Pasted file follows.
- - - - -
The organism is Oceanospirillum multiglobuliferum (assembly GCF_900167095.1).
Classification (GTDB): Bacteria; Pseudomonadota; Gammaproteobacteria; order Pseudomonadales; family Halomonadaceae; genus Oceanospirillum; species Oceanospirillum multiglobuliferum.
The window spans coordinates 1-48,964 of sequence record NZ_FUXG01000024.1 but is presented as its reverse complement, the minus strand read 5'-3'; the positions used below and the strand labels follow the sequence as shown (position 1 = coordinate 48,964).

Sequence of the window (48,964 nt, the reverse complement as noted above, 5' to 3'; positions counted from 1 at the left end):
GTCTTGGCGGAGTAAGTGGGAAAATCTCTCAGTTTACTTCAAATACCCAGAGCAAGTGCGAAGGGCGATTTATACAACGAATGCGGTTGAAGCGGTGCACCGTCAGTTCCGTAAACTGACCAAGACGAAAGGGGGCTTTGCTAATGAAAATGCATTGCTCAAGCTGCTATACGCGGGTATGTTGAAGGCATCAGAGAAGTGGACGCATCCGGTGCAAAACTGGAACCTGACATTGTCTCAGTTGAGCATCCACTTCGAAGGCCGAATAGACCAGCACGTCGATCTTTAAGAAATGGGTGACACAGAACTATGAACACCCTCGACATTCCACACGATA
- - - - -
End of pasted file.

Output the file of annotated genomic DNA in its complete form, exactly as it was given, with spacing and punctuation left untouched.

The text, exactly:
The organism is Oceanospirillum multiglobuliferum (assembly GCF_900167095.1).
Classification (GTDB): Bacteria; Pseudomonadota; Gammaproteobacteria; order Pseudomonadales; family Halomonadaceae; genus Oceanospirillum; species Oceanospirillum multiglobuliferum.
The window spans coordinates 1-48,964 of sequence record NZ_FUXG01000024.1 but is presented as its reverse complement, the minus strand read 5'-3'; the positions used below and the strand labels follow the sequence as shown (position 1 = coordinate 48,964).

Sequence of the window (48,964 nt, the reverse complement as noted above, 5' to 3'; positions counted from 1 at the left end):
GTCTTGGCGGAGTAAGTGGGAAAATCTCTCAGTTTACTTCAAATACCCAGAGCAAGTGCGAAGGGCGATTTATACAACGAATGCGGTTGAAGCGGTGCACCGTCAGTTCCGTAAACTGACCAAGACGAAAGGGGGCTTTGCTAATGAAAATGCATTGCTCAAGCTGCTATACGCGGGTATGTTGAAGGCATCAGAGAAGTGGACGCATCCGGTGCAAAACTGGAACCTGACATTGTCTCAGTTGAGCATCCACTTCGAAGGCCGAATAGACCAGCACGTCGATCTTTAAGAAATGGGTGACACAGAACTATGAACACCCTCGACATTCCACACGATA